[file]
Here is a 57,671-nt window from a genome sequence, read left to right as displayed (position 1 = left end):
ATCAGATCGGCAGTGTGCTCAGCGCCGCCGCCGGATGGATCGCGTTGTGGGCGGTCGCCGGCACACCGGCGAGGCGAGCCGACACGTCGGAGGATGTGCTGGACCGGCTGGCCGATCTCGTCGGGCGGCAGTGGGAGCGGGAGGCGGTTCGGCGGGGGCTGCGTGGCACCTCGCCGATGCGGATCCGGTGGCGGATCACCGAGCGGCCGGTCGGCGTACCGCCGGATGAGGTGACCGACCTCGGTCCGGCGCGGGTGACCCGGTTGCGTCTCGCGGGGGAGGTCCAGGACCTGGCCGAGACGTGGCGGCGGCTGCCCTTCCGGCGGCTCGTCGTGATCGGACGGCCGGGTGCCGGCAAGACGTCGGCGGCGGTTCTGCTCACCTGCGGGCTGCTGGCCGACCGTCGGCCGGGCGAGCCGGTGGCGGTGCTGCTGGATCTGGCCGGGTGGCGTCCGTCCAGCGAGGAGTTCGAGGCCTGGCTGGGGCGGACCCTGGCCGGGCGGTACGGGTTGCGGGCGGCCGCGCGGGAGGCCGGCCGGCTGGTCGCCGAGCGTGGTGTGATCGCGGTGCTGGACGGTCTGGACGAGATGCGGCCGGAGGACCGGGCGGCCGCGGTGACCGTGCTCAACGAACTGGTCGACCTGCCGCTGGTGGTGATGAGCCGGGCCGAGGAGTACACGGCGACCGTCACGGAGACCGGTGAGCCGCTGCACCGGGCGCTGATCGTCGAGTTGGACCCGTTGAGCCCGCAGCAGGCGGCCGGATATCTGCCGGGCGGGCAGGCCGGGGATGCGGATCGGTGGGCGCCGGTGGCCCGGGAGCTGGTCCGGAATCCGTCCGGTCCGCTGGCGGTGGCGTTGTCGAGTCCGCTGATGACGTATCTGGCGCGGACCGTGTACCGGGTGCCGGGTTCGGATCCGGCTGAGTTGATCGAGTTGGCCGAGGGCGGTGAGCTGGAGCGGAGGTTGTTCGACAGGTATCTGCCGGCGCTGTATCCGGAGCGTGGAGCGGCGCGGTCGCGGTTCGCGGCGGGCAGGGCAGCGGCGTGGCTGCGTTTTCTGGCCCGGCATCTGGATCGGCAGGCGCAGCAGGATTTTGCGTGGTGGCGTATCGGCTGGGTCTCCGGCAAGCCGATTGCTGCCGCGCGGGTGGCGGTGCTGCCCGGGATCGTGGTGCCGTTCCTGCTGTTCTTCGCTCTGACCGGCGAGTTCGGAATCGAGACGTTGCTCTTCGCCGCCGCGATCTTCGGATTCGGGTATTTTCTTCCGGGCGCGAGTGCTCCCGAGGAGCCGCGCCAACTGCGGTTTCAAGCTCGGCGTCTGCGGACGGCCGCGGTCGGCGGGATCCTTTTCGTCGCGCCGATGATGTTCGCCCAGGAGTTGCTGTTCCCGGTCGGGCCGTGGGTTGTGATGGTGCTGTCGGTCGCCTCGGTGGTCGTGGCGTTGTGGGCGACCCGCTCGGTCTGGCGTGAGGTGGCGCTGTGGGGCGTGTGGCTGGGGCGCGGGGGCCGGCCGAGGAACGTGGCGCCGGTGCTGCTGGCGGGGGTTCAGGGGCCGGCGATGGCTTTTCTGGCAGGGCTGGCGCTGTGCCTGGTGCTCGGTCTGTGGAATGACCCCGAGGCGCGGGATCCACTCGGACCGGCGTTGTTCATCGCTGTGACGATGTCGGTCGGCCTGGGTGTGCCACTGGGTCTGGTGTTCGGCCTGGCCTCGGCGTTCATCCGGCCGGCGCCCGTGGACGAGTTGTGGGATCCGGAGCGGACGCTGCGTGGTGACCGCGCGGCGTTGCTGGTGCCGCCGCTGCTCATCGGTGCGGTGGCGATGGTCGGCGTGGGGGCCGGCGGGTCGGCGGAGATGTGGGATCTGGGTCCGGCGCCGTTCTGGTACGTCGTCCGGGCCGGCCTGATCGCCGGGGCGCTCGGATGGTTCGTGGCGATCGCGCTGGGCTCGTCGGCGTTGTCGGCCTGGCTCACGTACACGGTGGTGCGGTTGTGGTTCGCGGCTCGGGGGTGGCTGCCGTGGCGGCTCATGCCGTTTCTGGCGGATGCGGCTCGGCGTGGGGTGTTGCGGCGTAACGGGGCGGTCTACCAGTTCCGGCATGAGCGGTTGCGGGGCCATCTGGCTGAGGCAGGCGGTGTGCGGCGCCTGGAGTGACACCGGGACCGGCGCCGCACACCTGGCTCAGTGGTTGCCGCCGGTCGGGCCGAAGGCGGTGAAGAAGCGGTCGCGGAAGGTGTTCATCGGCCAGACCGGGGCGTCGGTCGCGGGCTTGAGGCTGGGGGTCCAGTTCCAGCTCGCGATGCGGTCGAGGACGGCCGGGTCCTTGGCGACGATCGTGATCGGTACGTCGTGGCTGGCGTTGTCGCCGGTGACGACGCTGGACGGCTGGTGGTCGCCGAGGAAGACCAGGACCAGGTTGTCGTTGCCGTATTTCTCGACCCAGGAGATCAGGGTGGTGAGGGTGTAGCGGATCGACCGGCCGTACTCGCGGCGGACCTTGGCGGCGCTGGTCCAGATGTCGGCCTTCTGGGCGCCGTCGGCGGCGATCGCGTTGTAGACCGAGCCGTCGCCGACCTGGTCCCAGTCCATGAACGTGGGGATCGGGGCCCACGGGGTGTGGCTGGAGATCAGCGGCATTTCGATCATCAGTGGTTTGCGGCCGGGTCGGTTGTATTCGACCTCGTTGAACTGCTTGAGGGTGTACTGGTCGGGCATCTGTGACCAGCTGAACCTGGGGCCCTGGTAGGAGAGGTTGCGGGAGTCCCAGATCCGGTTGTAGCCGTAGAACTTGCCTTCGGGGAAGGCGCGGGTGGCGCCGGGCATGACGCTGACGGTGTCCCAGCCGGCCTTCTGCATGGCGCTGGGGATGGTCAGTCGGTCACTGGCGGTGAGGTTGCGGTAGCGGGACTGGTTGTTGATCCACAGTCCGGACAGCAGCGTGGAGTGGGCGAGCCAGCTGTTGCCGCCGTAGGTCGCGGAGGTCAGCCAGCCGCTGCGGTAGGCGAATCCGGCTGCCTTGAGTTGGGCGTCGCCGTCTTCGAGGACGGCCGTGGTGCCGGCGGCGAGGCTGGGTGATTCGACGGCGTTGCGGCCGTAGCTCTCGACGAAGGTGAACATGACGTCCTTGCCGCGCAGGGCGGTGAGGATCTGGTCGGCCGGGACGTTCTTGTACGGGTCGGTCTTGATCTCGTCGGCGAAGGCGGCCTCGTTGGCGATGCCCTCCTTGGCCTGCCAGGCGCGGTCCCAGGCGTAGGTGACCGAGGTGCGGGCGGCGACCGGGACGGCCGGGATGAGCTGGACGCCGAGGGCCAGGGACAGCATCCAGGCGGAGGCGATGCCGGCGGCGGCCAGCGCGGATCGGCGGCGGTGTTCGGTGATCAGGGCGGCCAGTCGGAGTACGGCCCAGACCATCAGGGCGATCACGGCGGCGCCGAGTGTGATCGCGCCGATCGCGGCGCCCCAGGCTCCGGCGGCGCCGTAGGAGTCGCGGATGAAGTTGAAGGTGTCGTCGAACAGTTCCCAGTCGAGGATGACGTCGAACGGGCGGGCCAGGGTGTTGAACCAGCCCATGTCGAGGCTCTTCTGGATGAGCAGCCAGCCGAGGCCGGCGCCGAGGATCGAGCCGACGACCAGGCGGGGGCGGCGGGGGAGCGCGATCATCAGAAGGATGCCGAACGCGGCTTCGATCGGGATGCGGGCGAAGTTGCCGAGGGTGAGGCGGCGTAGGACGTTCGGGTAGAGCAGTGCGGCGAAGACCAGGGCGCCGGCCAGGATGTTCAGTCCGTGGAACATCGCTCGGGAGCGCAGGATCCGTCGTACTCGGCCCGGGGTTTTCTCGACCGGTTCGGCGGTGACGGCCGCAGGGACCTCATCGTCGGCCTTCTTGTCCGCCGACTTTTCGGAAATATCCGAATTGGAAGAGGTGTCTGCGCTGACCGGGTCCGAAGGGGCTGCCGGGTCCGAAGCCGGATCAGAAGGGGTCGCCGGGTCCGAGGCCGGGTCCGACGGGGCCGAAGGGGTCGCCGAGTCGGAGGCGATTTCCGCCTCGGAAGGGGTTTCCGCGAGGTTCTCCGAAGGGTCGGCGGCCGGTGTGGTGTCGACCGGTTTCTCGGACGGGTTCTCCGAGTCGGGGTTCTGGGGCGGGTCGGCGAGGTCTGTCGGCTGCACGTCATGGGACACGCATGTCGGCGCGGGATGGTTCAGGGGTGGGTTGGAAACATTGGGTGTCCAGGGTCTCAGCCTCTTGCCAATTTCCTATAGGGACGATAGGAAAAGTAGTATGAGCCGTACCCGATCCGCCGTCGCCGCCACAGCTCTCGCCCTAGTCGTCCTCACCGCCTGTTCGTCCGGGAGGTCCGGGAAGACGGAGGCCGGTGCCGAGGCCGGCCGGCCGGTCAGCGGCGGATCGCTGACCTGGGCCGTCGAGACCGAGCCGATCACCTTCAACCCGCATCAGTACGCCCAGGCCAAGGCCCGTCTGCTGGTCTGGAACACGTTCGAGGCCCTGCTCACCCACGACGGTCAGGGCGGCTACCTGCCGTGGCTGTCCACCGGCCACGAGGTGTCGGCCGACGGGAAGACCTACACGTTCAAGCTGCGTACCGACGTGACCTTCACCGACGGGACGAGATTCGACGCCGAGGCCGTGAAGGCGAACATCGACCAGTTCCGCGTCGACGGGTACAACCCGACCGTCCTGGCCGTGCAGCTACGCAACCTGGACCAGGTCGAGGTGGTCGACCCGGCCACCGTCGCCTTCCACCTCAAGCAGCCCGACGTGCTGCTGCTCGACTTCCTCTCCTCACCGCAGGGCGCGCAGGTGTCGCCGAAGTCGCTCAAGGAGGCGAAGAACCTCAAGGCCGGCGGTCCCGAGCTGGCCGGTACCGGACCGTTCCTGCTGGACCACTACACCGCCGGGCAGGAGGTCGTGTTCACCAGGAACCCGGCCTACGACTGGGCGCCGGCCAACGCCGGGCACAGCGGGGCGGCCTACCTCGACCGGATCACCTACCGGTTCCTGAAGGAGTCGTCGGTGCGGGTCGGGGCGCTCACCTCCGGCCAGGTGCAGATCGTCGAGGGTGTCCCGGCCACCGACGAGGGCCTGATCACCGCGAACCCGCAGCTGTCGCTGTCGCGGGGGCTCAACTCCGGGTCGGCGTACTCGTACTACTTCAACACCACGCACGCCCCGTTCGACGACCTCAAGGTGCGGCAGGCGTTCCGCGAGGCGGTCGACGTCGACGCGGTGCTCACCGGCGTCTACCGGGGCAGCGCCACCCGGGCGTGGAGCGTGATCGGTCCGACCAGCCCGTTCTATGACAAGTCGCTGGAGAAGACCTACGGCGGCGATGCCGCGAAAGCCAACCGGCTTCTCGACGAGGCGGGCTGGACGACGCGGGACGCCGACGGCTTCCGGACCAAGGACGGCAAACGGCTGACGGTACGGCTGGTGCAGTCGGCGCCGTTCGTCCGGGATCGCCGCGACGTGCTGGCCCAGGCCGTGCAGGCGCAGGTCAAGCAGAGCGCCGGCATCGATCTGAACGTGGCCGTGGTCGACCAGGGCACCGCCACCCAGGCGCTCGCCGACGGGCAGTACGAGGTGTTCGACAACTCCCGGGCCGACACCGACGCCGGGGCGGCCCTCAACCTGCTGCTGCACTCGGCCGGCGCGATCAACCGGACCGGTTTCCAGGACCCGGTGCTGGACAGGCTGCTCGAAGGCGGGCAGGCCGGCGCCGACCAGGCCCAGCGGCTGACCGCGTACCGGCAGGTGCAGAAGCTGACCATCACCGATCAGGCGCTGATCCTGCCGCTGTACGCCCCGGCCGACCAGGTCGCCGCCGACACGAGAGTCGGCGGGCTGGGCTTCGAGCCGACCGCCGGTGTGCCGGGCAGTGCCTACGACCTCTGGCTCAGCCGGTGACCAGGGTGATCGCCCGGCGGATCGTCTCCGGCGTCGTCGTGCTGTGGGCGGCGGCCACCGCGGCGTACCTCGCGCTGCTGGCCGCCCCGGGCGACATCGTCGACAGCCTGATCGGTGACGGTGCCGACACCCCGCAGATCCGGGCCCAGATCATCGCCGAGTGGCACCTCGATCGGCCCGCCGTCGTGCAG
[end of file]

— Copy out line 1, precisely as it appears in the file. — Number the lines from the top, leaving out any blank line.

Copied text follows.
Here is a 57,671-nt window from a genome sequence, read left to right as displayed (position 1 = left end):